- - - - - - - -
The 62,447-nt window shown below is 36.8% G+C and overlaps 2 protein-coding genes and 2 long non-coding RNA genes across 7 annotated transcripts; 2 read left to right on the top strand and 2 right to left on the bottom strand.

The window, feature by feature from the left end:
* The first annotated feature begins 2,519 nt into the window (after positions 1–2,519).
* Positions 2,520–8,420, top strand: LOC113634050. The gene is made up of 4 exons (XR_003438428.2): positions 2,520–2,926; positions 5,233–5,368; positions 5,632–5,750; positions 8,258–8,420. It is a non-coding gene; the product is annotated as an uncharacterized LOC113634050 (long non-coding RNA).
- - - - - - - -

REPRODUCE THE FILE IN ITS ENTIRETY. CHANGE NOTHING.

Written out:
The 62,447-nt window shown below is 36.8% G+C and overlaps 2 protein-coding genes and 2 long non-coding RNA genes across 7 annotated transcripts; 2 read left to right on the top strand and 2 right to left on the bottom strand.

The window, feature by feature from the left end:
* The first annotated feature begins 2,519 nt into the window (after positions 1–2,519).
* Positions 2,520–8,420, top strand: LOC113634050. The gene is made up of 4 exons (XR_003438428.2): positions 2,520–2,926; positions 5,233–5,368; positions 5,632–5,750; positions 8,258–8,420. It is a non-coding gene; the product is annotated as an uncharacterized LOC113634050 (long non-coding RNA).